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No Arizona Fall League; Mariners will participate in “instructional league” with Peoria neighbors

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howdy neighbors

West Fall Stars v. East Fall Stars Photo by Jennifer Stewart/MLB Photos via Getty Images

In a year where the blows keep on coming for MiLB, the latest was officially announced today: confirming what many suspected, there will be no Arizona Fall League this year.

The AFL is a yearly month-long league sometimes called “prospect graduate school.” Many of the MLB’s top prospects (and now players) are alums of the league, but it’s also an opportunity for clubs to get extra reps for players who lost time due to injury or are learning a new position, players whose developmental timetable a club wants to accelerate, players an organization is showcasing as a possible trade piece, or simply someone they want to see more from. Being named to the AFL is considered an honor, and a strong AFL performance can help a fringe player land on the national radar or get people even more excited about a well-regarded prospect. More importantly, the games matter; there are standings, an All-Star game, and a championship game.

The official reasoning as given in this Baseball America article about the cancellation is that MLB was concerned the AFL facilities were insufficient to absorb 40-man rosters for each of the six fall league teams while providing sufficient space for players to maintain proper social distancing. That claim looks specious, however, in light of the multiple reports that MLB considered both the spring training sites in Arizona and Florida as alternate training sites or possibly even locations for an MLB “bubble.” Furthermore, the spring training complexes were built to accommodate both major-league and minor-league players, with multiple locker rooms at several of the sites and plenty of practice fields surrounding the main complex. The field at Salt River, in particular, home of the Rockies and Diamondbacks, rivals some MLB stadiums in quality.

In lieu of the traditional AFL, the 15 teams that train in Arizona have agreed to conduct their instructional leagues at their complexes there and play against each other, with each team sending around 40 prospects. The “season” will vary based on organizational decisions; some teams, like the Athletics, won’t start playing until mid-October and end as early as October 31, and others will start as early as October 5 and not finish until mid-November. The Mariners are expected to finish up by November 15, which is the opening date for LIDOM, the Dominican Republic’s baseball league. Several Mariners prospects have been given approval to play for their LIDOM teams, most notably top prospect Julio Rodriguez, who is slated to appear with the Leones de Escogido.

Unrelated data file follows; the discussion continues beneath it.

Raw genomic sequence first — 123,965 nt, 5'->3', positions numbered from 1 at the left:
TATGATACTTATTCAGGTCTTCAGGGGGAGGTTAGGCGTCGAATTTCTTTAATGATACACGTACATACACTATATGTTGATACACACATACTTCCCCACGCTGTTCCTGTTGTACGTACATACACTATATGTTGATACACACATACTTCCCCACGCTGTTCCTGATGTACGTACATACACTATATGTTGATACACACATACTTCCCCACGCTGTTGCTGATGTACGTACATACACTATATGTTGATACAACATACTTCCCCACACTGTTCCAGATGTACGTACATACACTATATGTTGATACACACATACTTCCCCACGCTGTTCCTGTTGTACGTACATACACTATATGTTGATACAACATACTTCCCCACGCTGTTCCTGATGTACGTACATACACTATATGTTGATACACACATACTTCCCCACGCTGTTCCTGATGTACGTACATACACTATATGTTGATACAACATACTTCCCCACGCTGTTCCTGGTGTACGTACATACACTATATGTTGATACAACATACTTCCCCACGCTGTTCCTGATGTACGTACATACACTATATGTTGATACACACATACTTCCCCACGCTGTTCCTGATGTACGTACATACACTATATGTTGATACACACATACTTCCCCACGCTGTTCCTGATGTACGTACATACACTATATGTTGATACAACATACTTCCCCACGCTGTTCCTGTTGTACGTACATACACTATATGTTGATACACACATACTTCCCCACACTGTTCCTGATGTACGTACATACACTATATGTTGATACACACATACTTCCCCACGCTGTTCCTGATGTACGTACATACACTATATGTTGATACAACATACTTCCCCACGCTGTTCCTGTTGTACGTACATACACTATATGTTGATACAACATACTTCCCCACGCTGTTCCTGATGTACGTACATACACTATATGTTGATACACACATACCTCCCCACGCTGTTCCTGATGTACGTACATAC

The teams in Arizona will be divided into East and West Valley teams. The Mariners share the West Valley with their complex-mates the Padres, plus TEX/KC (Surprise), LAD/CWS (Camelback), and CIN/CLE (Goodyear). (Maryvale, the Brewers’ complex, is also technically in the West Valley, but the East Valley is short on teams and the Giants are already fielding two teams to make things even). It appears that the Mariners, however, will only be playing in a quad with three other teams in order to limit travel: their complex-mates the San Diego Padres, and the Texas Rangers and Kansas City Royals, who share the complex at Surprise, the nearest stadium to Peoria at about a twenty-minute drive.

The Mariners haven’t participated in traditional instructional league—or “instructs”—since at least 2016, when the club started moving away from instructs and more towards mini-camps focused on specific skill acquisition, like Gas Camp (velocity) or High Performance Camp (strength training). While played against other clubs, instructional league games were more like practice than traditional games: things like batting order and counts aren’t always observed; coaches can interrupt games to provide specific coaching; the side isn’t always retired after three outs. It’s unclear whether this version of instructs will be more like that or traditional games; it feels like something that might be negotiated between each team based on developmental needs. However, it seems like with no minor-league season, the benefit is in having players get as close to a traditional game experience as possible.

As for who will be invited, we’re still finding out names. Dipoto has said both that it will be “Top 30” prospects and that the range of players will be significant, from DSL players all the way up to polished MLB-adjacent players. We know Jonatan Clase, the speedy outfielder who was in the DSL last season, has been invited, as has infielder Joe Rizzo, who was a surprising omission from the player pool group. As Tacoma has begun divesting players—Taylor Trammell, Tyler Keenan, Kaden Polcovich, and others all recently left the alternate training site—it would stand to reason that those players are also being given some downtime before being summoned back to Arizona. We’ll continue to update you as we get a better sense of the roster and what the day-to-day of the league looks like, as well as any crumbs of information that we can get along the way about what’s going on down there.

If the Arizona Fall League returns in 2021, and you’ve been on the fence about going, let this be your inspiration to finally book that ticket. The weather is great, everything is way cheaper than during the high season of Spring Training, the players are more accessible, and you can get invested in your new favorite prospect and expand your baseball fandom. It’s a pure baseball experience and I cannot recommend it highly enough. I’m so sad there won’t be a league this year, but will treasure every moment of being there if or when I get to return in the future.